VOTE NO on ‘GO BIG’ Mobility Bond

I will be voting against the 'GO BIG mobility bond' proposal. Please allow me to explain why.

When I ran for office to become a member of the first 10-1 council, I did so to stop the top down manner in which decisions were made by the at-large councils. I am dismayed that the $720 million transportation bond that will be on the November ballot, is the product of ‘the way things have always been done.’ The process was not inclusive. The process was not transparent. This proposal was conceived by an ‘exclusive group of power brokers’ in Austin.

We do not actually know what the total cost of the bonds will be or what the cost will be to individual taxpayers.  We have figures from staff that indicate double the amount that is on the ballot. We have no information about what it will cost taxpayers in District #1. In addition, this plan will increase congestion not lessen it because of plans to reduce vehicle travel lanes from 6 to 4 or from 4 to 2 on major streets and doing away with left turn lanes on major corridors.

There has been immense pressure on the Council to ‘do something really big’ in an incredibly short period of time on many fronts in Austin, including this bond package.

A typical bond process can take up to 18 months. This proposal was conceived in six months. The largest ‘general obligation’ (GO) bond package in the history of Austin, should have been developed with input and agreement from ‘regular individuals’ who live and work in the city. A proposal of this magnitude should be the product of a more inclusive, thoughtful and thorough process to limit the unintended consequences.

I am dismayed by the unwillingness to compromise on priorities in very different geographical areas, the amount of the bonds, or allowing the taxpayers of Austin to vote separately on which proposals they are willing to support. Standing up for my district is not “ward politics”, it is my duty and the very reason we voted for 10-1 - to allow each geographic area to be included in the decisions at city hall. The process for this bond package is in direct conflict with the vision of 10-1.

I want the public to understand the real numbers related to this bond are huge and will impact homeowners and renters for years to come. According to Assistant City Manager Robert Goode, just the makeover of the corridors, $482 million, will cost taxpayers $1.5 billion in spending. We are not only rushing this decision; we are also voting on incomplete information being fed to us - I’m not biting.

I respect Mayor Adler and his ability to be a creative thinker. His legal mind and skills serve the people of the City of Austin well, as does his demeanor. I appreciate his values regarding social justice and equity. However, the Mayor and ‘the coalition’ that met to develop the bond proposal must understand that I am a person of integrity – I will not be bought, bribed or bullied. The fact that congestion is a major problem in the City of Austin and the region, is no more or less of a problem than Austin’s road to being unaffordable for so many of the people who call our city home. I firmly believe it is sound fiscal policy to insure that our borrowing is for things that justify the impact on our property taxes.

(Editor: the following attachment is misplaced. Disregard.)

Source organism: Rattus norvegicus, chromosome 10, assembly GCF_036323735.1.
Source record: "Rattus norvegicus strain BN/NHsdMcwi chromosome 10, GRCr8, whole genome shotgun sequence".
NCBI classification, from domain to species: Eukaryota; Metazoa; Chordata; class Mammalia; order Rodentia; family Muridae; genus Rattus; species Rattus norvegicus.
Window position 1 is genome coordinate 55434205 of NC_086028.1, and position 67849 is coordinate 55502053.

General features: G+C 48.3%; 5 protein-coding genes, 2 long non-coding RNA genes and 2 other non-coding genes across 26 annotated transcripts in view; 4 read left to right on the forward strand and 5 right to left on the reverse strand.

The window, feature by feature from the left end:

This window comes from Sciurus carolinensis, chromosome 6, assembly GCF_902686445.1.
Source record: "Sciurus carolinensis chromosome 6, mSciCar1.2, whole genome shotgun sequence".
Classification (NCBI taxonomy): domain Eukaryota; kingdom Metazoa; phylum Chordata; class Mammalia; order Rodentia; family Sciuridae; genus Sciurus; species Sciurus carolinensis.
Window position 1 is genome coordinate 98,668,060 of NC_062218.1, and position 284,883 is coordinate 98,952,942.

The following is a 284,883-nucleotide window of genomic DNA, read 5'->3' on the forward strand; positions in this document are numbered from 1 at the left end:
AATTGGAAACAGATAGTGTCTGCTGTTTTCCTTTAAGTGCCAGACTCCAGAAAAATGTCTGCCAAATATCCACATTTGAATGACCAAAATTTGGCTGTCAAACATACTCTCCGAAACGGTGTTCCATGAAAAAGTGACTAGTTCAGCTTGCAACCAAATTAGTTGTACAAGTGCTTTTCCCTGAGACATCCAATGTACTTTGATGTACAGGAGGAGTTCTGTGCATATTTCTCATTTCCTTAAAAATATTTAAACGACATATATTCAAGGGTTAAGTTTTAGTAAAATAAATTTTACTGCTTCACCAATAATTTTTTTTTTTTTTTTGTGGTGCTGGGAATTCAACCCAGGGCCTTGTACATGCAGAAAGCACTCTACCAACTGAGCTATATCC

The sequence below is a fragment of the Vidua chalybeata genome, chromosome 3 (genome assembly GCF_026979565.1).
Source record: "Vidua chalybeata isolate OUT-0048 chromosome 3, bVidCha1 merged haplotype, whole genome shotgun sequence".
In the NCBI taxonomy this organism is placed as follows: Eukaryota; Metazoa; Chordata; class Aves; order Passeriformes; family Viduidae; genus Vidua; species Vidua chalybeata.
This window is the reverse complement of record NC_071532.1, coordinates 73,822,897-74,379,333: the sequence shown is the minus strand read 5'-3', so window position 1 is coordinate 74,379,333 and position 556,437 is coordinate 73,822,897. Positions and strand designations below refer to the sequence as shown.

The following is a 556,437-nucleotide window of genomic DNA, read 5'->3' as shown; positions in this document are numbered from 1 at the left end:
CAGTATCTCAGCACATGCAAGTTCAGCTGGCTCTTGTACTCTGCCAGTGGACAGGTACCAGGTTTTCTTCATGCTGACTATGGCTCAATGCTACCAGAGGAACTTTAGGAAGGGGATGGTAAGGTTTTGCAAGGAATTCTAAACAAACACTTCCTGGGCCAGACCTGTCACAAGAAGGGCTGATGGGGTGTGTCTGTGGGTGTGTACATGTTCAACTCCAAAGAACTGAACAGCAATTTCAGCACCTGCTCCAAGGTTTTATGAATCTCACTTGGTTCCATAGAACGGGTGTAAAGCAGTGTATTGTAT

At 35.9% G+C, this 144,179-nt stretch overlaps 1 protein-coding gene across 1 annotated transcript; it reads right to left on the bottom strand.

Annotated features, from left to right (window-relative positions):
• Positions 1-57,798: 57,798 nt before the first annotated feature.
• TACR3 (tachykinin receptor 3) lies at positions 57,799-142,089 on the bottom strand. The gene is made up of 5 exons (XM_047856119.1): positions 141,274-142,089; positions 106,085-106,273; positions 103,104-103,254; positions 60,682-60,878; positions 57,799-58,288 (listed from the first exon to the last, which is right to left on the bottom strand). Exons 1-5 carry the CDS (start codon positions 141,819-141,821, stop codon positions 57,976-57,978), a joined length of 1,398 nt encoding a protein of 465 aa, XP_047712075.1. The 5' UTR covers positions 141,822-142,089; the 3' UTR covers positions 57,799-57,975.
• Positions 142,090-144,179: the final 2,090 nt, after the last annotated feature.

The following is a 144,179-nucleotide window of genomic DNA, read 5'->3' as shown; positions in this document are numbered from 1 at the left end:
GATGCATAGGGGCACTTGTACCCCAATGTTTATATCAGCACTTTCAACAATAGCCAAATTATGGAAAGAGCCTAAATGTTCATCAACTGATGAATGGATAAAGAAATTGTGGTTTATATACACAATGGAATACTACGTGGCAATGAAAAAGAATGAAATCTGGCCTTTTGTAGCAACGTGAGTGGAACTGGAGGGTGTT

As the duly elected representative of District #1, I had no input regarding the priorities, regional mobility, corridor mobility, local mobility (which includes modes of transportation) or the dollar amounts of this massive proposal. The buckets were decided for me. If given a choice, in addition to sidewalks and transit, I would have placed funds in a bucket to partner with CapMetro for rapid transit on 969. I believe all Austinites should have been given the option of voting on 3 or 4 proposals, not a proposal that forces voters to take an all or nothing approach.

The demographics of my district are wonderfully varied. I took an oath to represent individuals on fixed incomes, renters, wisdom keepers, homeowners, the wealthy and individuals who are barely hanging on. Taxpayers must know the fiscal impact prior to going to the polls. (Remember the ‘medical school tax’ election that raised property taxes?) If there is a miscalculation after the bond passes it will be too late to do anyone any good! Not revealing the real cost of this bond and the tax impact is a violation of the trust the people of District #1 put in me when I was elected! Please take time, between now and November 8th, to get all the information you can about this bond.

The League of Women Voters will release a voter’s guide on October 23rd for the November 8th elections. Information regarding the Pros and Cons of Prop. #1 will be included. Get a guide and decide for yourself whether the cost of the bond is justified by the projects planned and the limited impact on congestion. Most importantly, be sure to go down to the end of the ballot and find Proposition #1 – make your voice heard.

I hope you will join me in voting Against Proposition #1.